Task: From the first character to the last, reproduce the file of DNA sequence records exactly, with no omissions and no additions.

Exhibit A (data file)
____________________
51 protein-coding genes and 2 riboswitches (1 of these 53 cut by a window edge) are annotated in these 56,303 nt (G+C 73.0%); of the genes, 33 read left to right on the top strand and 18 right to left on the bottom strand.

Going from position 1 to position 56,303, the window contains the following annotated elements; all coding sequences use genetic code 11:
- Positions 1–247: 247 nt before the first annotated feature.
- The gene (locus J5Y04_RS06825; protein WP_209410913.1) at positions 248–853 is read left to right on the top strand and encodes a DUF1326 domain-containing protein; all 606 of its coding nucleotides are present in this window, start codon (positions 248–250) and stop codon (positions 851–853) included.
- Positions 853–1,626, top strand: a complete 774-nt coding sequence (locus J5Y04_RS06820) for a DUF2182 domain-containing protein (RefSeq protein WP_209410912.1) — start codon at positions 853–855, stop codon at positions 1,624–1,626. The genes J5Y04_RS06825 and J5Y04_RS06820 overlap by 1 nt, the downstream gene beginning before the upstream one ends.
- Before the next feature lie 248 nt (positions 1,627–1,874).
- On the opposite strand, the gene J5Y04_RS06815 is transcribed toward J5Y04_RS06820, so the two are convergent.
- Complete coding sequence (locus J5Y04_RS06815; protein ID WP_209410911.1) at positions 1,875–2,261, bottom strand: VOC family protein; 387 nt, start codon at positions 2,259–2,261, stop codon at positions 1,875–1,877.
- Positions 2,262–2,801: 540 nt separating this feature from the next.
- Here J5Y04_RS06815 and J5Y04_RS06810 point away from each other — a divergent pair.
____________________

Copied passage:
51 protein-coding genes and 2 riboswitches (1 of these 53 cut by a window edge) are annotated in these 56,303 nt (G+C 73.0%); of the genes, 33 read left to right on the top strand and 18 right to left on the bottom strand.

Going from position 1 to position 56,303, the window contains the following annotated elements; all coding sequences use genetic code 11:
- Positions 1–247: 247 nt before the first annotated feature.
- The gene (locus J5Y04_RS06825; protein WP_209410913.1) at positions 248–853 is read left to right on the top strand and encodes a DUF1326 domain-containing protein; all 606 of its coding nucleotides are present in this window, start codon (positions 248–250) and stop codon (positions 851–853) included.
- Positions 853–1,626, top strand: a complete 774-nt coding sequence (locus J5Y04_RS06820) for a DUF2182 domain-containing protein (RefSeq protein WP_209410912.1) — start codon at positions 853–855, stop codon at positions 1,624–1,626. The genes J5Y04_RS06825 and J5Y04_RS06820 overlap by 1 nt, the downstream gene beginning before the upstream one ends.
- Before the next feature lie 248 nt (positions 1,627–1,874).
- On the opposite strand, the gene J5Y04_RS06815 is transcribed toward J5Y04_RS06820, so the two are convergent.
- Complete coding sequence (locus J5Y04_RS06815; protein ID WP_209410911.1) at positions 1,875–2,261, bottom strand: VOC family protein; 387 nt, start codon at positions 2,259–2,261, stop codon at positions 1,875–1,877.
- Positions 2,262–2,801: 540 nt separating this feature from the next.
- Here J5Y04_RS06815 and J5Y04_RS06810 point away from each other — a divergent pair.